Tuesday, March 15, 2005

Post Tysabri (Natalizumab): What Choices in M.S. Treatment?

The Consumer: Exploring Choices for M.S.
The New York Times
15 March 2005


An estimated 5,000 patients who had been taking Tysabri since the Food and Drug Administration approved it in late November are now advised to see their doctors for physical examinations and to consider trying other drug treatments to keep their multiple sclerosis in check or perhaps returning to them.

Those who had been in the clinical trial will be given magnetic resonance scans and other tests to check for P.M.L.

The good news, doctors say, is that most patients who took Tysabri alone and only since November are unlikely to develop progressive multifocal leukoencephalopathy.

"If there is any connection between Tysabri and the leukoencephalopathy, that risk should have been removed by stopping the drug," said Dr. Patricia Coyle, director of the multiple sclerosis clinic at the State University of New York at Stony Brook. "Patients don't have to worry that two months or six months from now they're going to come down with P.M.L."

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1 comment:

IHaveMS-com said...

Hi To All,

I am in an FDA trial for an MS vaccine. The vaccine appears to have arrested my disease and has done the same for the other people in the study. I have two small websites that show a timeline of events. The first one is It starts with the first injection and goes for 18 months. My websites are little 10-page boilerplate sites, so my timeline continues on a second website from June 2004 to the present. My Dad and I work on the sites together.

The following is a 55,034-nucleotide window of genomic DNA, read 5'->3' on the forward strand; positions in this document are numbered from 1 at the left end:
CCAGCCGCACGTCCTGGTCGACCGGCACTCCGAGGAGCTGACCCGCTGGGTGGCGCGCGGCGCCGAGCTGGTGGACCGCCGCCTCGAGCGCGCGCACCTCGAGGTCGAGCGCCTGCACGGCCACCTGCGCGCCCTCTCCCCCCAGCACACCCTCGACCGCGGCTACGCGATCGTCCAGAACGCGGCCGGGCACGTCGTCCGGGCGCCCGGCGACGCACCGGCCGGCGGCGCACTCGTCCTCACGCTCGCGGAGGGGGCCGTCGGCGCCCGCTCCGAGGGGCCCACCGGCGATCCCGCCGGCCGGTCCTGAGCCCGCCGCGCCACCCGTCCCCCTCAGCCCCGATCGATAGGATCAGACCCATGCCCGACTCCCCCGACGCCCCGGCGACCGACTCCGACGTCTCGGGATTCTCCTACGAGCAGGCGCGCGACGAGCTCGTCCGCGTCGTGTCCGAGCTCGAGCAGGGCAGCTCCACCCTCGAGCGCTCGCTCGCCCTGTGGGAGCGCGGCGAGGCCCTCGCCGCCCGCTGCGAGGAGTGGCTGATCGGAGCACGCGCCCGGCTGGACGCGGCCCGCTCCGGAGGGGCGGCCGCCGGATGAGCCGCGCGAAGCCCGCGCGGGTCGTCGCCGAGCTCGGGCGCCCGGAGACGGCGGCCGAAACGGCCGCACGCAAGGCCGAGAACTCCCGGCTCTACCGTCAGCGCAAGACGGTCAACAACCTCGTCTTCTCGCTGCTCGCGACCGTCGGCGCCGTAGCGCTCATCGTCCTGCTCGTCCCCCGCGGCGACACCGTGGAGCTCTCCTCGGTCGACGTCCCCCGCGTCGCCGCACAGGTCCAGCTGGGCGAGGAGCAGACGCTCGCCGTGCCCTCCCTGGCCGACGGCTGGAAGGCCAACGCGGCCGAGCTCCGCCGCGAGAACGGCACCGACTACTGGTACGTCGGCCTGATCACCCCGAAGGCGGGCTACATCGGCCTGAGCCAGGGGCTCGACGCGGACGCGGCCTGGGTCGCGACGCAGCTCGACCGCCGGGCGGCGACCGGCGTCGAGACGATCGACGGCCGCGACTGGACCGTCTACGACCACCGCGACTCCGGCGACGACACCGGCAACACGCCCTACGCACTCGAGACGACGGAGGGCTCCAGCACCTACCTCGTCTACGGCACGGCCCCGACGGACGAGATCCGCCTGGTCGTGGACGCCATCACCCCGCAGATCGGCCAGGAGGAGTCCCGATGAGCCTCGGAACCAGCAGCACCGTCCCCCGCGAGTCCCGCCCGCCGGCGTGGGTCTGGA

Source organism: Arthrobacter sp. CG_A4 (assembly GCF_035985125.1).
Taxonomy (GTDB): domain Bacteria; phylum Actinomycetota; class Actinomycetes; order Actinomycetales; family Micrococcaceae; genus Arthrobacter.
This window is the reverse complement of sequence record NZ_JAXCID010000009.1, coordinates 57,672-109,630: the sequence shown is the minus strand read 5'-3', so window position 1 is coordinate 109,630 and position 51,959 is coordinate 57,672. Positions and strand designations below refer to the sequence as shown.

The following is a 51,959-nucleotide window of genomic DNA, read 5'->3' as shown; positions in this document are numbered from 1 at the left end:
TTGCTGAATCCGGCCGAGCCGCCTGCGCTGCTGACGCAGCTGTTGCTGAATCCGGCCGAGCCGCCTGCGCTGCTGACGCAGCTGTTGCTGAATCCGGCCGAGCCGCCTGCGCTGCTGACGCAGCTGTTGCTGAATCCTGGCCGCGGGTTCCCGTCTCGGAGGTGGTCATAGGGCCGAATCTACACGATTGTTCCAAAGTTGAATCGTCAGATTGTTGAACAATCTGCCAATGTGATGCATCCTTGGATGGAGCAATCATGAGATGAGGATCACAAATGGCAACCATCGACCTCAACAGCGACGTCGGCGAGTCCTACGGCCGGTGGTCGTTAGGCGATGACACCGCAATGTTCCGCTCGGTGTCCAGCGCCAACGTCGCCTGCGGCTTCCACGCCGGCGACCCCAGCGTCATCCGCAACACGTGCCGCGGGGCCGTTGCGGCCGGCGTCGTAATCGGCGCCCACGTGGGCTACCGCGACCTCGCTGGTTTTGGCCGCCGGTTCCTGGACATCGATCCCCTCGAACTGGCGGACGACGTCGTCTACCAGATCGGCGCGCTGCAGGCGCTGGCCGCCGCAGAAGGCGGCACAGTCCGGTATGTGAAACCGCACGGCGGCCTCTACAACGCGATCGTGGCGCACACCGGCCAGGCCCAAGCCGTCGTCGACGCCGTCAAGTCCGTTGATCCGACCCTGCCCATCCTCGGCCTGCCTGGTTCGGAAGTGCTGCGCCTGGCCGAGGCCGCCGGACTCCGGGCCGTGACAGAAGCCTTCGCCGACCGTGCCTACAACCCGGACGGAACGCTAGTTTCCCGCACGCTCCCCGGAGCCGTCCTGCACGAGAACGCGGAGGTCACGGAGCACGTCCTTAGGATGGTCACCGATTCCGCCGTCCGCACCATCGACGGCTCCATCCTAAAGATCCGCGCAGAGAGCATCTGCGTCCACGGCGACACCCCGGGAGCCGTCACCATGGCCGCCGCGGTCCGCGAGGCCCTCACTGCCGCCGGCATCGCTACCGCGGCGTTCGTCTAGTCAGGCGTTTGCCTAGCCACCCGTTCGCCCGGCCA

The difference between Tysabri and Tovaxin. Tysabri was approved last November for use with people suffering from MS. It reduces the number of attacks by 2/3 verses 1/3 with the current drugs. It reduces brain liaisons by 90% and reduces the progression of disability by 44%. It got fast tracked and was heralded as the next generation of MS treatments. It was the drug that Tovaxin would have gone head-to-head with in Phase III clinical trials.

What is Tysabri? It is a Monoclonal Antibody -- an antibody that is mass-produced in the laboratory from a single clone and that recognizes only one antigen. Monoclonal antibodies are typically made by fusing a normally short-lived, antibody-producing B cell to a fast-growing cell. The resulting hybrid cell multiplies rapidly; creating a clone that produces large quantities of the antibody.

MS is considered to be an autoimmune disease in which the person's immune system attacks the brain and/or spinal cord. Tysabri appears to work by binding to these immune system cells, thus preventing them from traveling to the brain where they can cause damage.